Unvaccinated Victorians have a grace period of about three weeks to go on a shopping spree before they’re no longer permitted to enter non-essential retail from November 24, according to the state’s roadmap out of restrictions.
The roadmap says all retail is now open to everyone after Victoria hit the 80% double-dose milestone last week. However, when it hits the 90% milestone, those who aren’t yet vaccinated won’t be allowed into non-essential retail, and stores will be responsible for policing this.
Premier Daniel Andrews warned unvaccinated Victorians could continue to be locked out “for the entirety of 2022”. By contrast, New South Wales is set to allow non-essential retail for unvaccinated people from December 1.
Ethically, the situation in Victoria is a problem, especially when the state’s vaccination rates are so high.
Vaccination clearly the right thing to do
There’s little doubt vaccination against COVID is a proportionate and morally good thing to do. The most important reason for this is the vaccines have proven effective in reducing severe illness and death.
This has two consequences. First, if you’re vaccinated, even if you do contract the virus, you’re at much lower risk of severe disease and hospitalisation.
Second, if you only have a mild infection, you don’t end up needing costly, intensive and potentially long-term treatment. This alleviates the burden on the health system, making more resources available for people with other serious conditions.
Excluding unvaccinated people not justified
Despite the clear reasons for why one ought to get vaccinated, it’s conceivable a person has other objections to vaccination (apart from medical reasons that would make vaccination a bad idea for them).
So, the question arises about what kinds of force, especially by states, are morally acceptable. When do the limitations on a person’s freedom of movement or association go too far, morally speaking?
The answer can be a movable feast because it depends on what we know about the virus and vaccines as much as on ethical reasoning.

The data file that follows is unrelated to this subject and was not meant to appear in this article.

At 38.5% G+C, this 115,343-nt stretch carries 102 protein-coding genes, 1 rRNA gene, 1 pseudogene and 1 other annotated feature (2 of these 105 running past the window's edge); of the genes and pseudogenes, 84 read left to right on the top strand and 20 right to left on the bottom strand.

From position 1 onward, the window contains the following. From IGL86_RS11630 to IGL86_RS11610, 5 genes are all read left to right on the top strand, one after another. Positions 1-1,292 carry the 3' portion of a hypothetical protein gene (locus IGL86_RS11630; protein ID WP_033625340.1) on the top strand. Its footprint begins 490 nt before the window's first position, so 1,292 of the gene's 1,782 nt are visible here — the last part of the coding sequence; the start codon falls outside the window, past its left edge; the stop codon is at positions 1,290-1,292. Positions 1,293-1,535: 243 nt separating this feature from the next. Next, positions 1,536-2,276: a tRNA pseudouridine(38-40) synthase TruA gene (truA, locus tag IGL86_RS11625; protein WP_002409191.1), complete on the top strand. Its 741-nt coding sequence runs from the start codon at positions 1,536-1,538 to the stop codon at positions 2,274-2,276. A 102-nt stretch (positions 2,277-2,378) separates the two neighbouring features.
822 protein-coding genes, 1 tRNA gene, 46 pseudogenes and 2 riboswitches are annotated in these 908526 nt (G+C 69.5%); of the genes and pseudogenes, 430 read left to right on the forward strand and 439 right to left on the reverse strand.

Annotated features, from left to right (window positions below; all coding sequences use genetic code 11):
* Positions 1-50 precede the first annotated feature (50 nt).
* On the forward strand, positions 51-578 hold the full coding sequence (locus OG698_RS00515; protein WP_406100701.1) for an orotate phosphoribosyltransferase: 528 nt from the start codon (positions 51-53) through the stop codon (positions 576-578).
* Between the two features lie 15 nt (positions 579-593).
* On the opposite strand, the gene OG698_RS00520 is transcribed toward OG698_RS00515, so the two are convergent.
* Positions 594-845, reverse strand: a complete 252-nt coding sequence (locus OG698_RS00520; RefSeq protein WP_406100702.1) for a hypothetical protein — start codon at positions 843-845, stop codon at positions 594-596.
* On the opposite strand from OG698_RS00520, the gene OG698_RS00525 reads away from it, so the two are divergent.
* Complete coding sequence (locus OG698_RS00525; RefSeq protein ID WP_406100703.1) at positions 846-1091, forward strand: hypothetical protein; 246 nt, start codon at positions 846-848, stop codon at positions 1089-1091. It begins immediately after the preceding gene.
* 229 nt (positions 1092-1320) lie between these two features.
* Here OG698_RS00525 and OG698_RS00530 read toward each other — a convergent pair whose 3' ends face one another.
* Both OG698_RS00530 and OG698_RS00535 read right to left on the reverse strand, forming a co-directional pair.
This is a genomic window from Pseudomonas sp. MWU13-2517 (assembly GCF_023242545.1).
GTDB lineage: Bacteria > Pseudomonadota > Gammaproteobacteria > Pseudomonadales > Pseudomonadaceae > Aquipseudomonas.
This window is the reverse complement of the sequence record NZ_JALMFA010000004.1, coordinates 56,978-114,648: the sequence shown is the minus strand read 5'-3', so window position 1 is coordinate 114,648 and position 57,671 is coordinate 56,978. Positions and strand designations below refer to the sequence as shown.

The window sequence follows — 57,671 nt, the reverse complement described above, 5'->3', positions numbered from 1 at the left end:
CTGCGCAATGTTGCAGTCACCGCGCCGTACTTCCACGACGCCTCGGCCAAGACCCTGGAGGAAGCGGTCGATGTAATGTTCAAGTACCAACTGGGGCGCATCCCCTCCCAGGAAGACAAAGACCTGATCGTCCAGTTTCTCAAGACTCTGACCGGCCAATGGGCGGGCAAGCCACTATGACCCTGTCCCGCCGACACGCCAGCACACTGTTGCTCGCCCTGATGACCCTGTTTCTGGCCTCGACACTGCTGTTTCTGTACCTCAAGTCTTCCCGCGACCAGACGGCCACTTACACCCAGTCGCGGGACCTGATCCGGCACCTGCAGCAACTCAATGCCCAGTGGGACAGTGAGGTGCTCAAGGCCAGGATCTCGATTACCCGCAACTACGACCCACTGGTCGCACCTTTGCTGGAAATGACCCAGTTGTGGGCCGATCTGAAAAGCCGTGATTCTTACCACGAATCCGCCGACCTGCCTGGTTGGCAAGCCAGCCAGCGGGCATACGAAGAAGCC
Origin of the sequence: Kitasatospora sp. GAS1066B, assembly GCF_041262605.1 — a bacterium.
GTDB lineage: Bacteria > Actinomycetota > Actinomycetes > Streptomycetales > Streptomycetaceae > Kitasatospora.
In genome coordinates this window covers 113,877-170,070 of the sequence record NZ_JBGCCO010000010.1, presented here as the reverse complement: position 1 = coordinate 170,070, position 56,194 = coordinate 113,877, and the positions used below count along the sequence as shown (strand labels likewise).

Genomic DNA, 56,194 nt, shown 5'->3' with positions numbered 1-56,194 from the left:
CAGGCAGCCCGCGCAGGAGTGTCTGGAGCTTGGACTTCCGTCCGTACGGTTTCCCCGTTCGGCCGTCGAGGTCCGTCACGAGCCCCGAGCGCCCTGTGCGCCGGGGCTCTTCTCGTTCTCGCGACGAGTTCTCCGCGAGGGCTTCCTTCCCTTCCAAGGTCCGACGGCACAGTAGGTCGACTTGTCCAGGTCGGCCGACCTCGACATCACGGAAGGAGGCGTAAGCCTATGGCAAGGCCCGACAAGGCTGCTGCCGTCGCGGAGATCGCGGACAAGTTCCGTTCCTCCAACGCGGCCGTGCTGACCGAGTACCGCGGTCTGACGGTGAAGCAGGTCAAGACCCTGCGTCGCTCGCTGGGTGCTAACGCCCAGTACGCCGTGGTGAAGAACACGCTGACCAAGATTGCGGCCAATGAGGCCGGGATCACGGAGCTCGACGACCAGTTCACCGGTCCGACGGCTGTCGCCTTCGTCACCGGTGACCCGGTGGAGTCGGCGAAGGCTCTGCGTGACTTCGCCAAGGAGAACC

In the current circumstances, however, it would seem excluding unvaccinated people from non-essential retail is not morally justifiable.
First, there’s the obvious contradiction in allowing unvaccinated people to access retail at 80% vaccination rate and not at 90%. Then one needs to consider the actual risk to vaccinated people and to the health system that allowing unvaccinated people access to non-essential retail would entail.
While vaccines reduce the risk of infection and more importantly the risk of severe illness, Delta transmission can still occur even among a vaccinated population.
UK research, published recently in medical journal The Lancet Infection Diseases, found vaccinated people who caught Delta were similarly likely to transmit to their household members as unvaccinated people. Each infected about a quarter of their household.
A recent Dutch pre-print, which is yet to be independently verified, found 12-13% of household members of a fully vaccinated person, who tested positive for COVID during a time of Delta dominance, also tested positive for the virus regardless of whether the contacts were vaccinated or not. This is about half of what the UK study reported, which is a discrepancy that arises from differing methodologies.
The point, however, is clear. In a shop where everyone is vaccinated, if one of those vaccinated people has the virus, these two studies suggest they’re just as likely to infect vaccinated people as they are to infect unvaccinated people.